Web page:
Much of the culture of Norway can be traced back to the Vikings, a group of Scandinavian seafaring pirates, traders, and pioneers that settled in Northern Europe in the eighth century.

However, throughout their history, the people of this country have always identified with rural culture, which can be seen in its traditional costumes and folk music that are still celebrated today. More modern expressions of Norwegian culture include Jante Law and Constitution Day.

Jante Law is an essential part of modern Norwegian culture and emphasizes humility, equality, respect, and simplicity. In Jante Law, wealth is not flaunted, people don’t criticize others, and egalitarianism is key.

May 17 is Constitution Day, Norway’s holiday celebrating its nationhood. On this day, Norwegians participate in parades with bands, unions, civic and volunteer groups, schools, and performers.




Norway’s food culture is heavy on seafood, but the most typical food is thinly sliced brown cheese eaten with bread. Other popular cornerstones are cured or smoked salmon, whale steak, and Fiskepudding.

Breakfast usually includes fish, crispbread or flatbread, yogurt, cheese, coffee, and milk. Lunch includes fruit, coffee, and the popular open-faced sandwich with cheese, cold meat, or paté. Dinner consists of root vegetables such as carrots or boiled potatoes paired with fish and meats such as whale, chicken, beef, pork, or chicken.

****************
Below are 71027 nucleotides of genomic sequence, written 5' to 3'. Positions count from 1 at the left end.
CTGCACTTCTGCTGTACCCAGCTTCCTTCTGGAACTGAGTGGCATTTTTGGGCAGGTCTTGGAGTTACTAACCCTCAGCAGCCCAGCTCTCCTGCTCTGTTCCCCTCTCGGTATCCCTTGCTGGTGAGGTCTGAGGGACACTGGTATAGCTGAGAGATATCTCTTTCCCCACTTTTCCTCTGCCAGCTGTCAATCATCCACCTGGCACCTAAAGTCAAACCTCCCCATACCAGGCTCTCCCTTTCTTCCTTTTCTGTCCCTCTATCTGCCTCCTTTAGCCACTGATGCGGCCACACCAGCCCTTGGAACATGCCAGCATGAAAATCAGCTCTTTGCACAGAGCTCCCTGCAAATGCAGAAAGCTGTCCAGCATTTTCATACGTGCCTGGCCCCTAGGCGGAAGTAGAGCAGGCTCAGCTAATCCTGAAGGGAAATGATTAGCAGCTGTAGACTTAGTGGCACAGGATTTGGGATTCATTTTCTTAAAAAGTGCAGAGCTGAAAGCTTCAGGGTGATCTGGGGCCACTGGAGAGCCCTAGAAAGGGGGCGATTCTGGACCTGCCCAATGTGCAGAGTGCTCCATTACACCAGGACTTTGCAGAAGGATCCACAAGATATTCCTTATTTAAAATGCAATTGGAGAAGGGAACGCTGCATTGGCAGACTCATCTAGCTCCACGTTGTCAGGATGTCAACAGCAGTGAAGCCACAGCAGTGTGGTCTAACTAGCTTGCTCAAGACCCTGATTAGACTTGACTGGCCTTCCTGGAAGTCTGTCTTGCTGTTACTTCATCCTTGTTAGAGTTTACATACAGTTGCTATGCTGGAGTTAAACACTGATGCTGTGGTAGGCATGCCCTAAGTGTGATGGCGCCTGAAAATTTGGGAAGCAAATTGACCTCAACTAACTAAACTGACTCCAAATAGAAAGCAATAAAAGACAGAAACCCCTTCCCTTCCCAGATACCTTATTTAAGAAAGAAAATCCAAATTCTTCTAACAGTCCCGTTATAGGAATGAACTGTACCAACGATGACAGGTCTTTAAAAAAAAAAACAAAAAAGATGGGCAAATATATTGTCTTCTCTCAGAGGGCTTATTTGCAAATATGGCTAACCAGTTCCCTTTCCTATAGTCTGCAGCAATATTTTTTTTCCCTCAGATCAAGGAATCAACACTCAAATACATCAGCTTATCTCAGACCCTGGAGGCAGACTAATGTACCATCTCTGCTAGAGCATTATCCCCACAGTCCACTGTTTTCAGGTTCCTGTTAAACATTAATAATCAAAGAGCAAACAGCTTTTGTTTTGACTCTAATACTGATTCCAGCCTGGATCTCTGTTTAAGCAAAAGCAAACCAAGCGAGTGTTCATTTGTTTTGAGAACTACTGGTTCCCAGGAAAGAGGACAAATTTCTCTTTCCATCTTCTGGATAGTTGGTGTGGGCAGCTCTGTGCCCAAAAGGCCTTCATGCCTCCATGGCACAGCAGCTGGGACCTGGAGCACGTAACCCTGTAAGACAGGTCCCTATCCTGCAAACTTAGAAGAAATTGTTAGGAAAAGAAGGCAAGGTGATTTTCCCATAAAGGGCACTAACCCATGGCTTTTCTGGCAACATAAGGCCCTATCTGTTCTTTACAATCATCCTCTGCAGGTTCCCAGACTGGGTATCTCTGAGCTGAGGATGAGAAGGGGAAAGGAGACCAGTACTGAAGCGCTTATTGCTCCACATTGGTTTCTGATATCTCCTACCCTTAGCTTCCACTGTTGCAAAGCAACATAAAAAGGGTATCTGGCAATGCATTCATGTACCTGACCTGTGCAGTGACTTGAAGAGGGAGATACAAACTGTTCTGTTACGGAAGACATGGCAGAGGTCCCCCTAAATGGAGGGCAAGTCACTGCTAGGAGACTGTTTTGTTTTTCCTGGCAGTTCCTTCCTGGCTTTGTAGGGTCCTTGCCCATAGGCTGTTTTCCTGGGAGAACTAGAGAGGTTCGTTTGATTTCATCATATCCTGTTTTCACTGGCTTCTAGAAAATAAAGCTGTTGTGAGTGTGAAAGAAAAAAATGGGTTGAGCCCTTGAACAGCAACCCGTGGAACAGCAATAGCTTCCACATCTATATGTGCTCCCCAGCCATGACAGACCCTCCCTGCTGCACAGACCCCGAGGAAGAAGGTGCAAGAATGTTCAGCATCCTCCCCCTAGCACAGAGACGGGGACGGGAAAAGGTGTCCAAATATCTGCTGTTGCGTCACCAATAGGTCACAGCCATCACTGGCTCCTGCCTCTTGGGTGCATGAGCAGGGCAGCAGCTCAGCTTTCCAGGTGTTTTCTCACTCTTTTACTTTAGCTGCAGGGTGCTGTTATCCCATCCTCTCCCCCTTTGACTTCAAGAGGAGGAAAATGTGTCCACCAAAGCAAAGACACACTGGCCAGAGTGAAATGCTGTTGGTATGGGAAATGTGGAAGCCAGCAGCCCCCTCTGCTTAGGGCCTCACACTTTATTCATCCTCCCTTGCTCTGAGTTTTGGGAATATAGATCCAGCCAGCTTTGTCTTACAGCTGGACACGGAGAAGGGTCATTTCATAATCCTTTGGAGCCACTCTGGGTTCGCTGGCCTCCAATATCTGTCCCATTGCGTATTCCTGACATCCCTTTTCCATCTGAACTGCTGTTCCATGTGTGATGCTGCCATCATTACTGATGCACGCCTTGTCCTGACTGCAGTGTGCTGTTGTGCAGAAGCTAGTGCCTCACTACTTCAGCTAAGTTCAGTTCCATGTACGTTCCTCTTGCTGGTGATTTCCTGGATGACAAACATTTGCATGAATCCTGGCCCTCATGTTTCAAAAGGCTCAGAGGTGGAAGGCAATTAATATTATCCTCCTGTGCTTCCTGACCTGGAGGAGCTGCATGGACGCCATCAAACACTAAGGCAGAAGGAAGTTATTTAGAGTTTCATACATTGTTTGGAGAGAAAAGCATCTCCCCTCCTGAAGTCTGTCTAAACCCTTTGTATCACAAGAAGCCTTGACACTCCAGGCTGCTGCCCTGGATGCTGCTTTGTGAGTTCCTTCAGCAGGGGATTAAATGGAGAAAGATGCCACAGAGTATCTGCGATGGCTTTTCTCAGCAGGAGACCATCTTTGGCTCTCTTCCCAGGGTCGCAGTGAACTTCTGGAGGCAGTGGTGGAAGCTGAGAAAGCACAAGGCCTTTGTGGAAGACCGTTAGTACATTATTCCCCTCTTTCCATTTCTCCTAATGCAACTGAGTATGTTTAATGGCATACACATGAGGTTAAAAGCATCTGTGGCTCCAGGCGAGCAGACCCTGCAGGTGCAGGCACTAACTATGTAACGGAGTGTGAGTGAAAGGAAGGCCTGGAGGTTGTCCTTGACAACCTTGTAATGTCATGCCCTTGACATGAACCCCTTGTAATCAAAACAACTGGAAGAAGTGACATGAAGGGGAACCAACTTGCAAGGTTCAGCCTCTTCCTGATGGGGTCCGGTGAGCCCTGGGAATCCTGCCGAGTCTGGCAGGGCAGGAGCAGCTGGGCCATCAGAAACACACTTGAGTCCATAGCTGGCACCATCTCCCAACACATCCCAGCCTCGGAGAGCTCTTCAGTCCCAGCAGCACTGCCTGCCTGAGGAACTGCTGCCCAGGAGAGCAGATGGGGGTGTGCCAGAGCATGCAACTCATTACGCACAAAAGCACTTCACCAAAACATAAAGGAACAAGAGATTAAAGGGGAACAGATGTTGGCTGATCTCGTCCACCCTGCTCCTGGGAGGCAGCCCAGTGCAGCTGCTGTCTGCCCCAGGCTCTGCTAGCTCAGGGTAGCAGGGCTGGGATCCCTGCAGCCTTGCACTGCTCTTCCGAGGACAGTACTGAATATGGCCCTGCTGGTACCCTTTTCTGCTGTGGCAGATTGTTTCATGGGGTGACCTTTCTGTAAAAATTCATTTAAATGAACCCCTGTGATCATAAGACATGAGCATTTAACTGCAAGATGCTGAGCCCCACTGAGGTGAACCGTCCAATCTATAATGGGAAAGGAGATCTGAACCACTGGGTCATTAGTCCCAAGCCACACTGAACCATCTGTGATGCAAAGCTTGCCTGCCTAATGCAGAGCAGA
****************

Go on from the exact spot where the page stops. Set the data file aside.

On Constitution Day, Norwegians celebrate by eating flatbread, thinly sliced dried meats, porridge, beer, and aquavit.




Norway folk music, also influenced by the Vikings, has an unbroken tradition in that it has been passed down to each generation for hundreds of years. The folk music culture consists of music in vocal and instrumental pieces that are often performed by soloists. Popular folk musicians and singers include Susanne Lundeng and Odd Nordstoga.

The traditional instrument for instrumental folk music in Norway is the Hardanger fiddle (hardingfele) followed by the harp. The Hardanger fiddle is often called the national instrument of Norway, and you can even hear it being used extensively in The Lord of the Rings soundtracks.

Typical traditional dances for Norway folk music include the Halling (hallingdansen), shown in Alexander Rybak’s winning performance at the Eurovision Song Contest.

The Norwegian Bunad

      A bunad is a traditional folk costume that you find all over Norway. Although much more popular with women, men’s bunads are also available.

The best time to see the outfit is on Norway’s national day, when the streets are full of bunad-wearing Norwegians of all generations! You may also people wearing one at weddings and other celebrations.

A modern tradition

The smart, colorful outfits are made with wool, meant to be tight-fitting, and are adorned with metal buckles, buttons and jewelry. Accessories vary and can even include blades.